From Bench to Market: Preparing Human Pluripotent Stem Cells Derived Cardiomyocytes for Various Applications
Moon SH, Bae D, Jung TH, Chug EB, Jeong YH, Park SJ, Chung HM*. From Bench toMarket: Preparing Human Pluripotent Stem Cells Derived Cardiomyocytes for Various Applications. Int J Stem Cells. 2017 May 30;10(1):1-11. doi: 10.15283/ijsc17024. Review.
Human cardiomyocytes (CMs) cease to proliferate and remain terminally differentiated thereafter, when humans reach the mid-20s. Thus, any damages sustained by myocardium tissue are irreversible, and they require medical interventions to regain functionality. To date, new surgical procedures and drugs have been developed, albeit with limited success, to treat various heart diseases including myocardial infarction. Hence, there is a pressing need to develop more effective treatment methods to address the increasing mortality rate of the heart diseases. Functional CMs are not only an important in vitro cellular tool to model various types of heart diseases for drug development, but they are also a promising therapeutic agent for cell therapy. However, the limited proliferative capacity entails difficulties in acquiring functional CMs in the scale that is required for pathological studies and cell therapy development. Stem cells, human pluripotent stem cells (hPSCs) in particular, have been considered as an unlimited cellular source for providing functional CMs for various applications. Notable progress has already been made: the first clinical trials of hPSCs derived CMs (hPSC-CMs) for treating myocardial infarction was approved in 2015, and their potential use in disease modeling and drug discovery is being fully explored. This concise review gives an account of current development of differentiation, purification and maturation techniques for hPSC-CMs, and their application in cell therapy development and pharmaceutical industries will be discussed with the latest experimental evidence.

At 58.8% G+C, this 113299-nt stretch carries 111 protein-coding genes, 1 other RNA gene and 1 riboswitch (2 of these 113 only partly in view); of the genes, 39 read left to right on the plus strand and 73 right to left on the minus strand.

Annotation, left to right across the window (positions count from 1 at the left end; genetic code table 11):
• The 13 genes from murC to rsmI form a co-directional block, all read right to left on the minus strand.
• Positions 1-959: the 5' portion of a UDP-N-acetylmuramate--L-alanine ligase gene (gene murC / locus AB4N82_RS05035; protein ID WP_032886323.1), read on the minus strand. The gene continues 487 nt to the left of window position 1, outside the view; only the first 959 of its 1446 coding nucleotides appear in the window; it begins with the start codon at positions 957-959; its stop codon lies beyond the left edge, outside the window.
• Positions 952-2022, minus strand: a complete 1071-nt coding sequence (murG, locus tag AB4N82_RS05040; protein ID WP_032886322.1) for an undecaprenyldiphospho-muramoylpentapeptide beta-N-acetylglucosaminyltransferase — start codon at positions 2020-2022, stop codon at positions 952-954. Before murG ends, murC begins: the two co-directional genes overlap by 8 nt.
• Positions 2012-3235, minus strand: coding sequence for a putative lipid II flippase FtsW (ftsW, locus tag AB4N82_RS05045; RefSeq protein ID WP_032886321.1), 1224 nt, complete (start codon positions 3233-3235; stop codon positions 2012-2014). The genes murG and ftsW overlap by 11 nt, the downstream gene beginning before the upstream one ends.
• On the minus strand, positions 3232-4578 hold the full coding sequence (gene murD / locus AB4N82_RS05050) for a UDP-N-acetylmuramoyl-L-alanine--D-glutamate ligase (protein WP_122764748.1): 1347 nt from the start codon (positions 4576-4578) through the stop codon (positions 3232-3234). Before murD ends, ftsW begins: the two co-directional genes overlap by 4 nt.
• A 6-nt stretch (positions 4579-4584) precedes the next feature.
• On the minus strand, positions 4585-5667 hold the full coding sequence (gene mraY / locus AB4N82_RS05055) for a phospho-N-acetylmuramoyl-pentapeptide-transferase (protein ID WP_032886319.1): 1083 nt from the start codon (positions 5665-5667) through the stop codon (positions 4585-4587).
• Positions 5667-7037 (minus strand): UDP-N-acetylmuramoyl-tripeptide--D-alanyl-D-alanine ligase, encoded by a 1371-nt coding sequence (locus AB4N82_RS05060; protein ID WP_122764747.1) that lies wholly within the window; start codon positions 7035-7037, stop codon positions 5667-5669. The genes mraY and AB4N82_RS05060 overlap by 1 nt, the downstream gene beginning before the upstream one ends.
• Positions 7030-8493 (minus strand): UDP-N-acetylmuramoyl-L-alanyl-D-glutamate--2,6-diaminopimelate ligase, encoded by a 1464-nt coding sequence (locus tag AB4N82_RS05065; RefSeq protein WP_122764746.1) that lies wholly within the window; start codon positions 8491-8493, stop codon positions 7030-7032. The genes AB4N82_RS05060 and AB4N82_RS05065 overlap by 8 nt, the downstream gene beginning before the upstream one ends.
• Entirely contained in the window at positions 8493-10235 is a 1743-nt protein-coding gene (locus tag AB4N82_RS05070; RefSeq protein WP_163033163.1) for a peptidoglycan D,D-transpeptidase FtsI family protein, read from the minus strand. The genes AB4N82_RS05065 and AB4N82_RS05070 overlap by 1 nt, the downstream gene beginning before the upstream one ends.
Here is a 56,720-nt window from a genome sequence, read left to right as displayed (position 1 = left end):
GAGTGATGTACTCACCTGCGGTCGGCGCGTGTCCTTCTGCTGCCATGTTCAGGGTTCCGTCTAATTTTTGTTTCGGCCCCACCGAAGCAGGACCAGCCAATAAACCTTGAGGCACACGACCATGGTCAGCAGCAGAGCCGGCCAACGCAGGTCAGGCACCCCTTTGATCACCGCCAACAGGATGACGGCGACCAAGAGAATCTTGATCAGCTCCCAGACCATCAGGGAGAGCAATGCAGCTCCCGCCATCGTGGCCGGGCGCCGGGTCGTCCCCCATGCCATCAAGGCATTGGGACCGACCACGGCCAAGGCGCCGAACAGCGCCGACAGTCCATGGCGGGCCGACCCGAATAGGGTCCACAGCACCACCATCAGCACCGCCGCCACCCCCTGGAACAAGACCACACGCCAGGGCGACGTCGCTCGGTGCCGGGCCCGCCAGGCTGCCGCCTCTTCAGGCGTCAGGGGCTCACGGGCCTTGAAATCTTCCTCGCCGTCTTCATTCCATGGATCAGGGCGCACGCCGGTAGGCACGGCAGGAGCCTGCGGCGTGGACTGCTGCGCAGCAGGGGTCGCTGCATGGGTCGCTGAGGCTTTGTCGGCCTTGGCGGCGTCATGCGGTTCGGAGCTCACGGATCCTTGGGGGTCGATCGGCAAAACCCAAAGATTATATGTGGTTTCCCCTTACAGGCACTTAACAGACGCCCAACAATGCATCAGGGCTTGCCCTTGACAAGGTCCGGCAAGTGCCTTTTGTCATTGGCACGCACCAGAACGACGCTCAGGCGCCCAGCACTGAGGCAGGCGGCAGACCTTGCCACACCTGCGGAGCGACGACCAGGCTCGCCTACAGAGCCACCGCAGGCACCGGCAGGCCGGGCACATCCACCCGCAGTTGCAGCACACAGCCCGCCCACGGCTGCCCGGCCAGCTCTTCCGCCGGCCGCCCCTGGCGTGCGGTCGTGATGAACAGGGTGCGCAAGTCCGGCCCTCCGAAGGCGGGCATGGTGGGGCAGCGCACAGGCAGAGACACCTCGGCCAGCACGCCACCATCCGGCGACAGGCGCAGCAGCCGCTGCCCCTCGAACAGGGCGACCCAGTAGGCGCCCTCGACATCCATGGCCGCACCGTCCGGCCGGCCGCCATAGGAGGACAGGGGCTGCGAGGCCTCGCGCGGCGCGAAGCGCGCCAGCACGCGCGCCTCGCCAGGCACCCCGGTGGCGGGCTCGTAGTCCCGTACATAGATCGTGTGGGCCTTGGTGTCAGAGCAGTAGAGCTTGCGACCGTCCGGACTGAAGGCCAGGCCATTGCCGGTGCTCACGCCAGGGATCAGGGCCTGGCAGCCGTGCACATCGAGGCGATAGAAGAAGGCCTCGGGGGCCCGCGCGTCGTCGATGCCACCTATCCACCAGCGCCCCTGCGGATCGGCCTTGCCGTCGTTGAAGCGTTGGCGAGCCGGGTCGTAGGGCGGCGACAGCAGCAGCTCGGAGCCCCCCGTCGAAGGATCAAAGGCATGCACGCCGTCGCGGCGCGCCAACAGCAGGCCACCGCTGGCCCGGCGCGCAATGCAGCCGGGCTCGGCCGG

Keywords : #Human pluripotent stem cell #Cardiomyocytes #Cell therapy #Drug discovery #Disease modeling